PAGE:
The four largest German parties held a series of bilateral meetings on Sunday to deepen their respective positions before deciding on the next steps in the formation of a government.
The stakes are high for Europe”s largest economy, which has a bitter memory of previous coalition negotiations in 2017, which had lasted for months and caused a paralysis of the European Union.
The SPD of Olaf Scholz, in pole position to try to form the next hitch to power after his short victory, met alternately with the liberals of the FDP and the Greens, the two chancellor-making parties.
Mr Scholz’s goal is clear: to succeed Angela Merkel as chancellor, at the head of a coalition”tricolor“with these two formations.
– “Poker game” –
“It is clear in all the polls that people do not want the CDU-CSU to be part of the next government“, had summed up Saturday the new strongman of German social democracy in the weekly Der Spiegel, which presents him on the front page as the likely future chancellor.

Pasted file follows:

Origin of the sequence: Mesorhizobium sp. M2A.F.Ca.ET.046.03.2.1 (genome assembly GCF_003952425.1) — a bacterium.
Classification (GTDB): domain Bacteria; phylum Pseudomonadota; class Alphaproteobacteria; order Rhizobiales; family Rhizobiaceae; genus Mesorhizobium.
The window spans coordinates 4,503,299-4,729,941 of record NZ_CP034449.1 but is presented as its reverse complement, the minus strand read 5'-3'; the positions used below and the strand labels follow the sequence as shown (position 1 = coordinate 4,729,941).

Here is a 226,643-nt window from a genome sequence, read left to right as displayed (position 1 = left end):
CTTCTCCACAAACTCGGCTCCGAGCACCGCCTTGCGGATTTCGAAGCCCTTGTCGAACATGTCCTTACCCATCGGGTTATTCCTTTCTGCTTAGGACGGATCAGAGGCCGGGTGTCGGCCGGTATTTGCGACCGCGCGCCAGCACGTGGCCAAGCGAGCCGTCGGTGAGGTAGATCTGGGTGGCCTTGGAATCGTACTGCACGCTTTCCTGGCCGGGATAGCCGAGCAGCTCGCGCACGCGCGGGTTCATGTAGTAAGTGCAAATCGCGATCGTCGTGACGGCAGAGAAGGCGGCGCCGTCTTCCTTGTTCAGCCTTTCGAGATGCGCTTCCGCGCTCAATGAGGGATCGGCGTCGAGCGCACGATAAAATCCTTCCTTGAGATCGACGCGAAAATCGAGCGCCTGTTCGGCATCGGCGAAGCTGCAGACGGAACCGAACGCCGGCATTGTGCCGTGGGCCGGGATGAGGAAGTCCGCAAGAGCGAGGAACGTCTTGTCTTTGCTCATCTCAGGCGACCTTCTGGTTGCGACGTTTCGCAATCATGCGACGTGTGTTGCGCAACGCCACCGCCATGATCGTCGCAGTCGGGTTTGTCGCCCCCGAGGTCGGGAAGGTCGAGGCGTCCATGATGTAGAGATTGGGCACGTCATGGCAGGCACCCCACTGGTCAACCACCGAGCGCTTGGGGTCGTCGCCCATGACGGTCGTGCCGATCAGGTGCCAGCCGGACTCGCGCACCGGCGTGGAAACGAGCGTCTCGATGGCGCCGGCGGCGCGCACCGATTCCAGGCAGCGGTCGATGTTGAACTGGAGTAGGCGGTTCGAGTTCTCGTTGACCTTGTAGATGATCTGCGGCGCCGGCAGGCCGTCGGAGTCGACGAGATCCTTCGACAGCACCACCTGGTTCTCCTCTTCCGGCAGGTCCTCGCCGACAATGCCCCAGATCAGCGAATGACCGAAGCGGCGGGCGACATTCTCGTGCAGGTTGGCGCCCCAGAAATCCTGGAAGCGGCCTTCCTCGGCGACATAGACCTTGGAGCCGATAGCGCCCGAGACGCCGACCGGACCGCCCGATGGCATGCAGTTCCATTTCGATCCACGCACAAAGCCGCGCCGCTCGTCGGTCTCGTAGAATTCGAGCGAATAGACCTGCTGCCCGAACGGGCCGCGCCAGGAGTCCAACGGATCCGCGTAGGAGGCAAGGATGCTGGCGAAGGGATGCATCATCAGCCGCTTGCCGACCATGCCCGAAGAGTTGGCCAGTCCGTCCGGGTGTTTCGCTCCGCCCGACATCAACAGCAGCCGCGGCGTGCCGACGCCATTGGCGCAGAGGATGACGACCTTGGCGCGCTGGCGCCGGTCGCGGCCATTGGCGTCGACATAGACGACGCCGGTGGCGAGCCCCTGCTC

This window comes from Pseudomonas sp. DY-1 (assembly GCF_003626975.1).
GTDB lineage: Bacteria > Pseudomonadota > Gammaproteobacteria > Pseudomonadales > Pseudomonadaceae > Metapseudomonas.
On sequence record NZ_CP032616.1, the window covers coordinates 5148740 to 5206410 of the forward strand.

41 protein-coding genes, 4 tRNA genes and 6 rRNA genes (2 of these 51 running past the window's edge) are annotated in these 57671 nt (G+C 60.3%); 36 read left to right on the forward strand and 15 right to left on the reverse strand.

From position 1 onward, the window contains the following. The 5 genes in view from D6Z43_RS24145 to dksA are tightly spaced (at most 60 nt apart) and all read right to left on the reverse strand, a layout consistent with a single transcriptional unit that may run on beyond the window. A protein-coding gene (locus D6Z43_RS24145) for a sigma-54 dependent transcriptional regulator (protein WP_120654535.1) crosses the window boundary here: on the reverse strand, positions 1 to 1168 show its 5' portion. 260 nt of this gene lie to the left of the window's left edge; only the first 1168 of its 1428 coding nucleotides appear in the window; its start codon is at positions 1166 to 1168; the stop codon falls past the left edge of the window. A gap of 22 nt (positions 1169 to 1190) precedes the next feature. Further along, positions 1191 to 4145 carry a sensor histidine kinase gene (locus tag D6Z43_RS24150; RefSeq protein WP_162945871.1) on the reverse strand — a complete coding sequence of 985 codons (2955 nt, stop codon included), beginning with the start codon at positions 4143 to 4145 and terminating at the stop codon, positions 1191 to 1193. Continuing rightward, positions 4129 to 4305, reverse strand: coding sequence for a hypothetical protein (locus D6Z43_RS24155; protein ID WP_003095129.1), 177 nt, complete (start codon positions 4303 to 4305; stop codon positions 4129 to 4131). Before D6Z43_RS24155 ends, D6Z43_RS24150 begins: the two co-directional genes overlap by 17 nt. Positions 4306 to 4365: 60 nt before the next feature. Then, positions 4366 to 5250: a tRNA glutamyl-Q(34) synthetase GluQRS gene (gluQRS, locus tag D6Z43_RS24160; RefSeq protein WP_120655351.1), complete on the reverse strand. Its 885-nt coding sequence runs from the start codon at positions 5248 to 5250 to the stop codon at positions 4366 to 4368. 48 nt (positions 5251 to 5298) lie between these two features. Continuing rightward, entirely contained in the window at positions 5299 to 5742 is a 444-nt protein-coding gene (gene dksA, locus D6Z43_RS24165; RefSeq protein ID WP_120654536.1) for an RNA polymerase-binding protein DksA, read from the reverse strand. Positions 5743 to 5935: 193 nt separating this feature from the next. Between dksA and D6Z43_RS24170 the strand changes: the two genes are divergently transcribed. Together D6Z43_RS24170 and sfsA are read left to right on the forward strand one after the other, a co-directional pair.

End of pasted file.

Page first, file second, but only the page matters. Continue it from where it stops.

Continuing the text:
But the conservative union CDU-CSU, although passed for the first time since 1949 under the 30% mark, has not said its last word and intends to do everything to try to keep the chancellorship.
The Christian Democrats of the unpopular Armin Laschet therefore held talks with the liberals on Sunday, before meeting the “Grünen” Tuesday.
All the ingredients are together for a gigantic”poker game“, according to Spiegel, in order to compose the future hitch at the controls of the country.
However, public opinion seems to have clearly decided in favour of the SPD and its leader, the current Finance minister of the grand coalition government.
Almost six out of ten Germans (59%) want a coalition”tricolor“between SPD, Greens and FDP, against 24% who would prefer a coalition led by the conservatives, according to a poll for the public channel ZDF.